Baseball: Toronto turning a trend: Mike Ross on how Canada has shaken up the World Series
Sunday 25 October 1992
Toronto is a haven of opportunity for foreigners. Scottish and Irish accents prevail throughout the pretty and well-modernised cosmopolitan city, and nowhere can you find better Chinese restaurants. But as baseball fans go, they are seen to be an odd bunch by their major league neighbours across the border.
Canadian fans have baggage. They carry a heavyweight inferiority complex; it is real and it hurts them. Not only as Canadians, but as not-quite-right fans of baseball. After all, it is an American game. One poet even said it: 'If you care to understand about Americans you must first understand baseball.' So where does that leave Canada? They don't know quite how to behave.
During the regular season, the team doyen Dave Winfield confessed to a local scribe that the Toronto players felt a lack of enthusiasm from the fans. During Thursday's 7-2 loss to the Braves at the Dome, some of their fans started booing. The problem was that, upon reflection, none of the players knew precisely why.
But the worst insult to the Canadians came during the playing of their anthem, 'Oh Canada', just before Game One in Atlanta, by a US Marine guard who took to displaying Canada's Maple Leaf flag upside down. Such an error by the normally fastidious marines should have been viewed as a bit of slapstick relief; instead it caused a furore. Canadians sought retribution; eventually President Bush was forced to issue an apology.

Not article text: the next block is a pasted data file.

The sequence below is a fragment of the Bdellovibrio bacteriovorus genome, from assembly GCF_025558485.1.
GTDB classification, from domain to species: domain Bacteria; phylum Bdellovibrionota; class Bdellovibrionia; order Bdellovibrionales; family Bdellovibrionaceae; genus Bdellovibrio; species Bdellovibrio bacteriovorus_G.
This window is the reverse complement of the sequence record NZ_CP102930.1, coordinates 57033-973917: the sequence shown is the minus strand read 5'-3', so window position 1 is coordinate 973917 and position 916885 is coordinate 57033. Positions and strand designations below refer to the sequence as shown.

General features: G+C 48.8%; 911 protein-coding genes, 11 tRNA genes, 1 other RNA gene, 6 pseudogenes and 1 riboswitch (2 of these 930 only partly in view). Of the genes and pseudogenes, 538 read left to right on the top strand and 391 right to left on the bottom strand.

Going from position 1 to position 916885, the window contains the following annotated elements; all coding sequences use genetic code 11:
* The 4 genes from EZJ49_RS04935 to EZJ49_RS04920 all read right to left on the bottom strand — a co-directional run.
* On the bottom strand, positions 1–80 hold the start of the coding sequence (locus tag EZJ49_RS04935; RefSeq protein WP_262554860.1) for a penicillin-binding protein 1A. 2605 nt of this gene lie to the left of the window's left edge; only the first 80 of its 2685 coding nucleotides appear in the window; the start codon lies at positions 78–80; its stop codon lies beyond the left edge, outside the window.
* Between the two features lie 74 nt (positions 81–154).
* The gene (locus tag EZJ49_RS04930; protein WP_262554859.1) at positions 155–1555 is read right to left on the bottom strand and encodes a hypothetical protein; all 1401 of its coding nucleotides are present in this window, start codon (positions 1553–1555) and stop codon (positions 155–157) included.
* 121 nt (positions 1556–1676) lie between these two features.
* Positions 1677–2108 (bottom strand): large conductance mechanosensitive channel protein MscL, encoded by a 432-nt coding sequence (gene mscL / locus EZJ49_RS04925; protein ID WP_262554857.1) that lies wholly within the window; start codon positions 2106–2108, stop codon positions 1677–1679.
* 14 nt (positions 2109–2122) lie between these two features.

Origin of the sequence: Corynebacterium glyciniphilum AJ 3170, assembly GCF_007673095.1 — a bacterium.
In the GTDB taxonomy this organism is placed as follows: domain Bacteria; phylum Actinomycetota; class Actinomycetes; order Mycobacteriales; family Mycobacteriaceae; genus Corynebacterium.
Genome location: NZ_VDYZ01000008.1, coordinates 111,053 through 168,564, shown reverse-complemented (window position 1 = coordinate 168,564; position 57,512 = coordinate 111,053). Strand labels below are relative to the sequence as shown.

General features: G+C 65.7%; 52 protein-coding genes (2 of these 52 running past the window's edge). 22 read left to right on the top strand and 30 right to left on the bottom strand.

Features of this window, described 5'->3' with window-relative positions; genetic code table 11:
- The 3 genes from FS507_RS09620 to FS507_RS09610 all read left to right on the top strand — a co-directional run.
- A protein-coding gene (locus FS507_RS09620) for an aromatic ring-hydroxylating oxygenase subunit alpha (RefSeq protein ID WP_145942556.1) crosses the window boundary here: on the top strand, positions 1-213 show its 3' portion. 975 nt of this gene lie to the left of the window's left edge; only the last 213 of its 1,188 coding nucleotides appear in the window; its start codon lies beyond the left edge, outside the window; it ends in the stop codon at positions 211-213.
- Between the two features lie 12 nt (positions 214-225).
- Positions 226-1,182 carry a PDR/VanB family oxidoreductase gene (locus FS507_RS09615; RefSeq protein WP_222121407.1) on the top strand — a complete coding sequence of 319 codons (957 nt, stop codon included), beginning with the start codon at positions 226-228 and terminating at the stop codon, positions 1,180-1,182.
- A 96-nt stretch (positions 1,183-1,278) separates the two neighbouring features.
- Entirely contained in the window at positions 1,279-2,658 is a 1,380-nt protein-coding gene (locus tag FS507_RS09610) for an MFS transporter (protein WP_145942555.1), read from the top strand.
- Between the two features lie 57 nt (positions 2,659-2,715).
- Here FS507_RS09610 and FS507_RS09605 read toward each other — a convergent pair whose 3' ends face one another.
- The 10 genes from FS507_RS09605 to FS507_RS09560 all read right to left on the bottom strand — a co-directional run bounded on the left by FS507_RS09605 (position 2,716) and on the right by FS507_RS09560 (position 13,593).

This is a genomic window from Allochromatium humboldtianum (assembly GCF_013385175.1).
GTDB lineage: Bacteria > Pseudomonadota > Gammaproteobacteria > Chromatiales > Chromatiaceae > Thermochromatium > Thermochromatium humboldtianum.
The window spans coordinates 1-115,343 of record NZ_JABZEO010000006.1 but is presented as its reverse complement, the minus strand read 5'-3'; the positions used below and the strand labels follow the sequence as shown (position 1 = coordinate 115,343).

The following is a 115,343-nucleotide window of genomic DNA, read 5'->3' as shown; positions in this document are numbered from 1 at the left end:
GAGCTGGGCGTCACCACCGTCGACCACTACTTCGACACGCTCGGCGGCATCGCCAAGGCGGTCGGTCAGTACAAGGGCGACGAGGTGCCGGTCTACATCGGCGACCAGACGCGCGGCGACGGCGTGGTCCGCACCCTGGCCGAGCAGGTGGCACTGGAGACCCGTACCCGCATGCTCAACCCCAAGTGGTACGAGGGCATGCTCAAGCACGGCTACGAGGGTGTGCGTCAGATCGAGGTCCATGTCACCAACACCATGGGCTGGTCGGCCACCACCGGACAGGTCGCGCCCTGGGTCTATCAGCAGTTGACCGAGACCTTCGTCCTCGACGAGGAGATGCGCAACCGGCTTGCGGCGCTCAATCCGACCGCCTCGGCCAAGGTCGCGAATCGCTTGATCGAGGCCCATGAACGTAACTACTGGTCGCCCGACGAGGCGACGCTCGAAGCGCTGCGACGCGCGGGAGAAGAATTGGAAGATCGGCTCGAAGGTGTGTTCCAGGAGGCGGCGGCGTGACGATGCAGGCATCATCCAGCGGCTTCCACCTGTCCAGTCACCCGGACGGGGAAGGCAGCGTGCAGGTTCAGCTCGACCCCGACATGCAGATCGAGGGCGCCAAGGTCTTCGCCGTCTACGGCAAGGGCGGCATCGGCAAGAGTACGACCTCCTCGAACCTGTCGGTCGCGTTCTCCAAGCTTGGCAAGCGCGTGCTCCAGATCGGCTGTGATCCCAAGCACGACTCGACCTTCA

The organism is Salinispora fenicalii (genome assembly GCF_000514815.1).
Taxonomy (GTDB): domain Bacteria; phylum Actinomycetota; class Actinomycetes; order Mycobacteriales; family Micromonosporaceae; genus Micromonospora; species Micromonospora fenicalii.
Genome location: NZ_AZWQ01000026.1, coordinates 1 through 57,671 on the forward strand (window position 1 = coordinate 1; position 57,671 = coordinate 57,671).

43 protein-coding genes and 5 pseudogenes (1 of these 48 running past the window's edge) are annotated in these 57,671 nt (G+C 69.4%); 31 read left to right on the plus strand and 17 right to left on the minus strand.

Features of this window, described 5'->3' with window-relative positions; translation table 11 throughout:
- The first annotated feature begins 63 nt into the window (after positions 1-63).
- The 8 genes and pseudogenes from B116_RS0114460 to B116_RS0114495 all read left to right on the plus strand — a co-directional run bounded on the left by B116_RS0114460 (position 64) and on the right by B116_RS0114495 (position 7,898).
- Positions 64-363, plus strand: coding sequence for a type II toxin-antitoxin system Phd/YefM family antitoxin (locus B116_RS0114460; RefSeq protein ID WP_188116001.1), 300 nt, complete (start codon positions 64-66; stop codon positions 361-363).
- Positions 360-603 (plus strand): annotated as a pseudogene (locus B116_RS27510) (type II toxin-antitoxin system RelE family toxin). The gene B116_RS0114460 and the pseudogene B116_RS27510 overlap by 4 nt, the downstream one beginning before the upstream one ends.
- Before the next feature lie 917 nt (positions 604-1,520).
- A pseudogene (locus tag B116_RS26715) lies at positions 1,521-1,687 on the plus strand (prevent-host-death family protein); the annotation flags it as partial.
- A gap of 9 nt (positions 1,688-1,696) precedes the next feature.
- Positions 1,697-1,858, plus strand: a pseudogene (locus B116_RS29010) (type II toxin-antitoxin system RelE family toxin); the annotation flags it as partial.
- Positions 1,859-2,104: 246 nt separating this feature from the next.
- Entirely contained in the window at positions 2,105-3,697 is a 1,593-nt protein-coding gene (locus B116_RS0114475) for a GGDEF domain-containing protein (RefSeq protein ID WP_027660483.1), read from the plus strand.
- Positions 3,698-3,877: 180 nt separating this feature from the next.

None the less, word got around Toronto prior to Canada's first ever World Series game, that fans were seeking revenge and were not going to stand up for the 'Star Spangled Banner', would wave upside down American flags, while wearing T-shirts hastily printed with upside down Stars and Stripes. But, thanks to a colossal PR coup, that same US Marine guard were unexpectedly invited to play 'Oh Canada' on the Toronto turf, this time with the flag straight up. A white dove seemed to ascend to the 31-storey domed roof top.
Alas, no sooner had the incident settled than another broadside hit Canada below the waterline. National World Series commentator Bill Geist showed what appeared as a bunch of silly Canadian kids knowing no better than to be playing baseball with hockey sticks and pucks. Geist went on to suggest to 70 million viewers that if the Blue Jays win the championship, the Queen should telephone their club house, a la Bush, to offer congratulations. That did it. If Canada wasn't sure, it knew now: 'Americans don't know about we Canadians and couldn't care less. You expect more from a neighbour you love dearly.'
Canadian fans may never win, but their champions, the Blue Jays, have a good chance of going all the way.
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